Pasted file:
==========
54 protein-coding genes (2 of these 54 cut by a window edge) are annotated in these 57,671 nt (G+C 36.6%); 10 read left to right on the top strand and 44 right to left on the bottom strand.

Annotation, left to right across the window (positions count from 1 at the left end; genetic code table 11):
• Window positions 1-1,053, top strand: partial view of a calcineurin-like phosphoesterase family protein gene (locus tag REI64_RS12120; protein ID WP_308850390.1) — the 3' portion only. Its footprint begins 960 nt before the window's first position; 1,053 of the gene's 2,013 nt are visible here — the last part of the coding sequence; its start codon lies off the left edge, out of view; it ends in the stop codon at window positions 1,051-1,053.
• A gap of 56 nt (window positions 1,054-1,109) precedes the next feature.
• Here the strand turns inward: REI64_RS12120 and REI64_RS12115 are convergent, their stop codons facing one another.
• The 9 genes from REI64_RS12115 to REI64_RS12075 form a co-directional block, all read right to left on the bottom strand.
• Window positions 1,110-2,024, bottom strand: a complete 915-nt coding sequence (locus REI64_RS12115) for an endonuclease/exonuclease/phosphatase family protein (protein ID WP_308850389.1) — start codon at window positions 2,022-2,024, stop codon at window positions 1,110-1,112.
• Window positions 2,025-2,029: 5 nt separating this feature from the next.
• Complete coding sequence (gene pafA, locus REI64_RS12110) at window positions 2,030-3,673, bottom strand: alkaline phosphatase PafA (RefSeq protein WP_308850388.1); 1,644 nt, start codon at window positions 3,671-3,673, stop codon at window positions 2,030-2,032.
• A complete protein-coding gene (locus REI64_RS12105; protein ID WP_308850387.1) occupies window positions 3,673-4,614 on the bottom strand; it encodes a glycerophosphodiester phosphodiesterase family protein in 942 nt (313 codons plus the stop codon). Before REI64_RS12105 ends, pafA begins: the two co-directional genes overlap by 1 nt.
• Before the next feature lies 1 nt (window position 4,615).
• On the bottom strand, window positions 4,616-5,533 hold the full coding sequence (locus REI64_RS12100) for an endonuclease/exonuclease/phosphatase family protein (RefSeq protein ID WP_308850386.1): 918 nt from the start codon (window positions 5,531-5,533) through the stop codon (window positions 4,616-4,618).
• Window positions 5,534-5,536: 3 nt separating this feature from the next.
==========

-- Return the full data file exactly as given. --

54 protein-coding genes (2 of these 54 cut by a window edge) are annotated in these 57,671 nt (G+C 36.6%); 10 read left to right on the top strand and 44 right to left on the bottom strand.

Annotation, left to right across the window (positions count from 1 at the left end; genetic code table 11):
• Window positions 1-1,053, top strand: partial view of a calcineurin-like phosphoesterase family protein gene (locus tag REI64_RS12120; protein ID WP_308850390.1) — the 3' portion only. Its footprint begins 960 nt before the window's first position; 1,053 of the gene's 2,013 nt are visible here — the last part of the coding sequence; its start codon lies off the left edge, out of view; it ends in the stop codon at window positions 1,051-1,053.
• A gap of 56 nt (window positions 1,054-1,109) precedes the next feature.
• Here the strand turns inward: REI64_RS12120 and REI64_RS12115 are convergent, their stop codons facing one another.
• The 9 genes from REI64_RS12115 to REI64_RS12075 form a co-directional block, all read right to left on the bottom strand.
• Window positions 1,110-2,024, bottom strand: a complete 915-nt coding sequence (locus REI64_RS12115) for an endonuclease/exonuclease/phosphatase family protein (protein ID WP_308850389.1) — start codon at window positions 2,022-2,024, stop codon at window positions 1,110-1,112.
• Window positions 2,025-2,029: 5 nt separating this feature from the next.
• Complete coding sequence (gene pafA, locus REI64_RS12110) at window positions 2,030-3,673, bottom strand: alkaline phosphatase PafA (RefSeq protein WP_308850388.1); 1,644 nt, start codon at window positions 3,671-3,673, stop codon at window positions 2,030-2,032.
• A complete protein-coding gene (locus REI64_RS12105; protein ID WP_308850387.1) occupies window positions 3,673-4,614 on the bottom strand; it encodes a glycerophosphodiester phosphodiesterase family protein in 942 nt (313 codons plus the stop codon). Before REI64_RS12105 ends, pafA begins: the two co-directional genes overlap by 1 nt.
• Before the next feature lies 1 nt (window position 4,615).
• On the bottom strand, window positions 4,616-5,533 hold the full coding sequence (locus REI64_RS12100) for an endonuclease/exonuclease/phosphatase family protein (RefSeq protein ID WP_308850386.1): 918 nt from the start codon (window positions 5,531-5,533) through the stop codon (window positions 4,616-4,618).
• Window positions 5,534-5,536: 3 nt separating this feature from the next.